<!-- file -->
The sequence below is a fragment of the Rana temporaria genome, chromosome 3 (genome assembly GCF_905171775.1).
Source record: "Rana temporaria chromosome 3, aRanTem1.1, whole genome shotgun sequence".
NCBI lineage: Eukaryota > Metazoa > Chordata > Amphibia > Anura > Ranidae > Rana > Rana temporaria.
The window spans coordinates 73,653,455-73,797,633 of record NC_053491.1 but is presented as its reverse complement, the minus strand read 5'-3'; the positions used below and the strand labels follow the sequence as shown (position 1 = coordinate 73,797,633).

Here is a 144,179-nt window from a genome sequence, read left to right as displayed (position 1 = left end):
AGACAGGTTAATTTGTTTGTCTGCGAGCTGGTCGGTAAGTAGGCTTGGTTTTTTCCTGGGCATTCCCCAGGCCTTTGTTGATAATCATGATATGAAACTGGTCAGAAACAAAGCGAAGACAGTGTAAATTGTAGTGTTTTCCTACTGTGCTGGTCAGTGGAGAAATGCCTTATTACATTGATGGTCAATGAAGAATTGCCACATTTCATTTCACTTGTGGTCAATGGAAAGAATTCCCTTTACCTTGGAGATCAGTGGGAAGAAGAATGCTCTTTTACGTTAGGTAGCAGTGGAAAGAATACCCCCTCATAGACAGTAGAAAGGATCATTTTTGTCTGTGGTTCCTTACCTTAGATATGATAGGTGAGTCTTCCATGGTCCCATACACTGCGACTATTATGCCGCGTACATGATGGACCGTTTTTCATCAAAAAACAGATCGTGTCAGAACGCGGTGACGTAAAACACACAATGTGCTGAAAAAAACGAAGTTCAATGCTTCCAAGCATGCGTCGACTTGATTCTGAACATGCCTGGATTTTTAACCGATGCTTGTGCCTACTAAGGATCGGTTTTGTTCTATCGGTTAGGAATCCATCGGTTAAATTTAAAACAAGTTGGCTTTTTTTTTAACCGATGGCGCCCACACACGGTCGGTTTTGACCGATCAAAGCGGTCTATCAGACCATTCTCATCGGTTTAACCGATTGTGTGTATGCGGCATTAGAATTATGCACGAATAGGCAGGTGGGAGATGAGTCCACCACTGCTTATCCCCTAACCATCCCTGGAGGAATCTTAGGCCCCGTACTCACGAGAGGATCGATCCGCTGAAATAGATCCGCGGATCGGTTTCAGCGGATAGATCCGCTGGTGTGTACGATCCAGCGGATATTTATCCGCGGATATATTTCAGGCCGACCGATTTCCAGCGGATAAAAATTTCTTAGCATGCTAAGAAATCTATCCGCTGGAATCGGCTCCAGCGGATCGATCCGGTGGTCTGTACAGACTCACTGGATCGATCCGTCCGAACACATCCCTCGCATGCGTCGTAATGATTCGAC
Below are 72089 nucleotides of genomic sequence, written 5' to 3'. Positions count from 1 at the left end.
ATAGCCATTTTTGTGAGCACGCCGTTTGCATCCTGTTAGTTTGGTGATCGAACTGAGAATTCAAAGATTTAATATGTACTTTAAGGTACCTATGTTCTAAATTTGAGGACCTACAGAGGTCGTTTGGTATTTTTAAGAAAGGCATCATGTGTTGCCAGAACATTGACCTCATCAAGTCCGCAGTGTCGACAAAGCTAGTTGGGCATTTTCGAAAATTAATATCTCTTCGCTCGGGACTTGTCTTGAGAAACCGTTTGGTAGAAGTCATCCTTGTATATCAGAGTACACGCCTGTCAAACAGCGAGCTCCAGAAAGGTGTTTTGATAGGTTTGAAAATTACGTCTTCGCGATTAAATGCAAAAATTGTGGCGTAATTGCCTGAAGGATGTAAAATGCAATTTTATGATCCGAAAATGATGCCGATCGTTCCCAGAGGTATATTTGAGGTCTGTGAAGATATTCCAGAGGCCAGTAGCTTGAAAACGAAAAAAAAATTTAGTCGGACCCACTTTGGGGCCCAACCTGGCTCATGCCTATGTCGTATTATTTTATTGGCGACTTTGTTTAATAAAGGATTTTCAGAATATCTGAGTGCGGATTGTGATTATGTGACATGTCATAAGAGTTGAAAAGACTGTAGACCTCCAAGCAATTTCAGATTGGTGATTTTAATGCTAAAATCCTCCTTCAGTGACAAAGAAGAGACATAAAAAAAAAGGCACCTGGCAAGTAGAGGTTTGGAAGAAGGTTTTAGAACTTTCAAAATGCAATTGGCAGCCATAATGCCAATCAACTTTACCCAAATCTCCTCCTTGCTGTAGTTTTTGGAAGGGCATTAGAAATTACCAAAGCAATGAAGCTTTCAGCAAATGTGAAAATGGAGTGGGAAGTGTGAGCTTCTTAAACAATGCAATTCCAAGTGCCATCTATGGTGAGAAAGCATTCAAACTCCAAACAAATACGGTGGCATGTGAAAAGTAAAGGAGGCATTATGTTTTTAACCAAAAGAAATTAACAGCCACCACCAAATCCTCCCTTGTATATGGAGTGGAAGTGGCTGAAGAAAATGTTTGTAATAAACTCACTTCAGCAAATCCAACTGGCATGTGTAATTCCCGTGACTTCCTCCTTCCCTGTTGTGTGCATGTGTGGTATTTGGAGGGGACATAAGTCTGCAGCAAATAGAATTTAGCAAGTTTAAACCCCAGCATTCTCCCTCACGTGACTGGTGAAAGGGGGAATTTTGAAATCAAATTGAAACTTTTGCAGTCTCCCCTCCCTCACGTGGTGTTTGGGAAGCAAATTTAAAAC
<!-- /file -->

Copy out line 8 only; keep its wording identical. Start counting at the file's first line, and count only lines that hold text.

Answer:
ATAGCCATTTTTGTGAGCACGCCGTTTGCATCCTGTTAGTTTGGTGATCGAACTGAGAATTCAAAGATTTAATATGTACTTTAAGGTACCTATGTTCTAAATTTGAGGACCTACAGAGGTCGTTTGGTATTTTTAAGAAAGGCATCATGTGTTGCCAGAACATTGACCTCATCAAGTCCGCAGTGTCGACAAAGCTAGTTGGGCATTTTCGAAAATTAATATCTCTTCGCTCGGGACTTGTCTTGAGAAACCGTTTGGTAGAAGTCATCCTTGTATATCAGAGTACACGCCTGTCAAACAGCGAGCTCCAGAAAGGTGTTTTGATAGGTTTGAAAATTACGTCTTCGCGATTAAATGCAAAAATTGTGGCGTAATTGCCTGAAGGATGTAAAATGCAATTTTATGATCCGAAAATGATGCCGATCGTTCCCAGAGGTATATTTGAGGTCTGTGAAGATATTCCAGAGGCCAGTAGCTTGAAAACGAAAAAAAAATTTAGTCGGACCCACTTTGGGGCCCAACCTGGCTCATGCCTATGTCGTATTATTTTATTGGCGACTTTGTTTAATAAAGGATTTTCAGAATATCTGAGTGCGGATTGTGATTATGTGACATGTCATAAGAGTTGAAAAGACTGTAGACCTCCAAGCAATTTCAGATTGGTGATTTTAATGCTAAAATCCTCCTTCAGTGACAAAGAAGAGACATAAAAAAAAAGGCACCTGGCAAGTAGAGGTTTGGAAGAAGGTTTTAGAACTTTCAAAATGCAATTGGCAGCCATAATGCCAATCAACTTTACCCAAATCTCCTCCTTGCTGTAGTTTTTGGAAGGGCATTAGAAATTACCAAAGCAATGAAGCTTTCAGCAAATGTGAAAATGGAGTGGGAAGTGTGAGCTTCTTAAACAATGCAATTCCAAGTGCCATCTATGGTGAGAAAGCATTCAAACTCCAAACAAATACGGTGGCATGTGAAAAGTAAAGGAGGCATTATGTTTTTAACCAAAAGAAATTAACAGCCACCACCAAATCCTCCCTTGTATATGGAGTGGAAGTGGCTGAAGAAAATGTTTGTAATAAACTCACTTCAGCAAATCCAACTGGCATGTGTAATTCCCGTGACTTCCTCCTTCCCTGTTGTGTGCATGTGTGGTATTTGGAGGGGACATAAGTCTGCAGCAAATAGAATTTAGCAAGTTTAAACCCCAGCATTCTCCCTCACGTGACTGGTGAAAGGGGGAATTTTGAAATCAAATTGAAACTTTTGCAGTCTCCCCTCCCTCACGTGGTGTTTGGGAAGCAAATTTAAAAC